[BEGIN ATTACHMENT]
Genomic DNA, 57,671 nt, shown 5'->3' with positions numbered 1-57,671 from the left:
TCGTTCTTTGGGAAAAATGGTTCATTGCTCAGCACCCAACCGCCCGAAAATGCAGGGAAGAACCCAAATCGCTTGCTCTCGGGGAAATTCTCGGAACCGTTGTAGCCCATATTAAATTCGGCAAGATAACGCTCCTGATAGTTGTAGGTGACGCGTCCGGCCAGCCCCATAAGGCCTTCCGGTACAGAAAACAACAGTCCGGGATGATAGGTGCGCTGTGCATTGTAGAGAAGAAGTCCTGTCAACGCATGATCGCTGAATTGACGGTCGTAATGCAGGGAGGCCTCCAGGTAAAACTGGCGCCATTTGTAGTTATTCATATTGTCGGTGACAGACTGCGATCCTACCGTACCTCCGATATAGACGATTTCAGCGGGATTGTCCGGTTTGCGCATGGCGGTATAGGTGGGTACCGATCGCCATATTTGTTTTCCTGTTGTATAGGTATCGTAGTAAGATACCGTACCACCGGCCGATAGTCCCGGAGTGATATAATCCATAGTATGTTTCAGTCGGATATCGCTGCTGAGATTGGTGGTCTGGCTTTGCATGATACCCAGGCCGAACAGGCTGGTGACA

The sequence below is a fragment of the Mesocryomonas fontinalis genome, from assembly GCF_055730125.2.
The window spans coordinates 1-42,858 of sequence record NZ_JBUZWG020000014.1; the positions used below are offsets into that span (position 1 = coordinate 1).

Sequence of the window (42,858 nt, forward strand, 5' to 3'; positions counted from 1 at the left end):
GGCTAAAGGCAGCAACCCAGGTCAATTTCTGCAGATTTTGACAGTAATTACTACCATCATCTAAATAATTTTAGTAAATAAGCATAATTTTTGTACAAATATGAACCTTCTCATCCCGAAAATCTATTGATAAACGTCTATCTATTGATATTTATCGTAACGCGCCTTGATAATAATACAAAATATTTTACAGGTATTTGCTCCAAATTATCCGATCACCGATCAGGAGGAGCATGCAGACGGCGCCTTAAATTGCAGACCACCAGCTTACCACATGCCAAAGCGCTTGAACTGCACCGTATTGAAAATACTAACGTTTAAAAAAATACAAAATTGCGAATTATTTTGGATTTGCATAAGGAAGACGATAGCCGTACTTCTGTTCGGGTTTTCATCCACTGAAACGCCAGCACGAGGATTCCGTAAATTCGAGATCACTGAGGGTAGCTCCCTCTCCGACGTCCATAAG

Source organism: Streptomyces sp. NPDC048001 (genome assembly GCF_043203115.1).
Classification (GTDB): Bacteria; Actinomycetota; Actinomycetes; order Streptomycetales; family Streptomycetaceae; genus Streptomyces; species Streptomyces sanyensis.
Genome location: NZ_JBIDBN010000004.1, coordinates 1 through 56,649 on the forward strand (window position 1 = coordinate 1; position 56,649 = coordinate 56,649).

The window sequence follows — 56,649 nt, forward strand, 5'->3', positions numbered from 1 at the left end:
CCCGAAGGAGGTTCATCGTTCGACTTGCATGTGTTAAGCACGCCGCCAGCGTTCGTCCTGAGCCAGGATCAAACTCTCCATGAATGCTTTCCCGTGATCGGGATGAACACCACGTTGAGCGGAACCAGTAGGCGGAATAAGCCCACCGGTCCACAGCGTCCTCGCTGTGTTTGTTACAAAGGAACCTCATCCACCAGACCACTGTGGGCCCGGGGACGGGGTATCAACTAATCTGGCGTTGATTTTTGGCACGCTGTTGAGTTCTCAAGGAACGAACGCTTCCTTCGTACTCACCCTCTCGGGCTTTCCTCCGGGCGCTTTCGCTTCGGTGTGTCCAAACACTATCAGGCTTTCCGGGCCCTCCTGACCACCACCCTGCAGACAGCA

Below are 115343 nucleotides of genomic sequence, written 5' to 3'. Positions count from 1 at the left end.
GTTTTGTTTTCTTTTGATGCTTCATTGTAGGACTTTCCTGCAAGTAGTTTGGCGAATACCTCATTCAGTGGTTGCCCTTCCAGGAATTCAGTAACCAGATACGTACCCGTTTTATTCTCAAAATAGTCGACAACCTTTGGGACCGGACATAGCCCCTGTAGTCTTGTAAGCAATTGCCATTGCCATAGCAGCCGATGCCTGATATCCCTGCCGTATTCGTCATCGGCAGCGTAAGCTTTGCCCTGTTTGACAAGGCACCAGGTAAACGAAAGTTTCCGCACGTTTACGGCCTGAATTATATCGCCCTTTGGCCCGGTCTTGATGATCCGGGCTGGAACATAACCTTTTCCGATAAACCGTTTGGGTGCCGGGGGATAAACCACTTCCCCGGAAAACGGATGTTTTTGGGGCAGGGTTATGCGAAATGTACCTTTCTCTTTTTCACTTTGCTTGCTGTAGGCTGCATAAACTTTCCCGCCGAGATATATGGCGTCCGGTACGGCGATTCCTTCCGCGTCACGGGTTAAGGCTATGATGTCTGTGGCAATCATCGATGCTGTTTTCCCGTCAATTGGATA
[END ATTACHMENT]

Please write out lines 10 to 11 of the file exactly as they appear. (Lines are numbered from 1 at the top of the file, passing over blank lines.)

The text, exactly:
The window sequence follows — 56,649 nt, forward strand, 5'->3', positions numbered from 1 at the left end:
CCCGAAGGAGGTTCATCGTTCGACTTGCATGTGTTAAGCACGCCGCCAGCGTTCGTCCTGAGCCAGGATCAAACTCTCCATGAATGCTTTCCCGTGATCGGGATGAACACCACGTTGAGCGGAACCAGTAGGCGGAATAAGCCCACCGGTCCACAGCGTCCTCGCTGTGTTTGTTACAAAGGAACCTCATCCACCAGACCACTGTGGGCCCGGGGACGGGGTATCAACTAATCTGGCGTTGATTTTTGGCACGCTGTTGAGTTCTCAAGGAACGAACGCTTCCTTCGTACTCACCCTCTCGGGCTTTCCTCCGGGCGCTTTCGCTTCGGTGTGTCCAAACACTATCAGGCTTTCCGGGCCCTCCTGACCACCACCCTGCAGACAGCA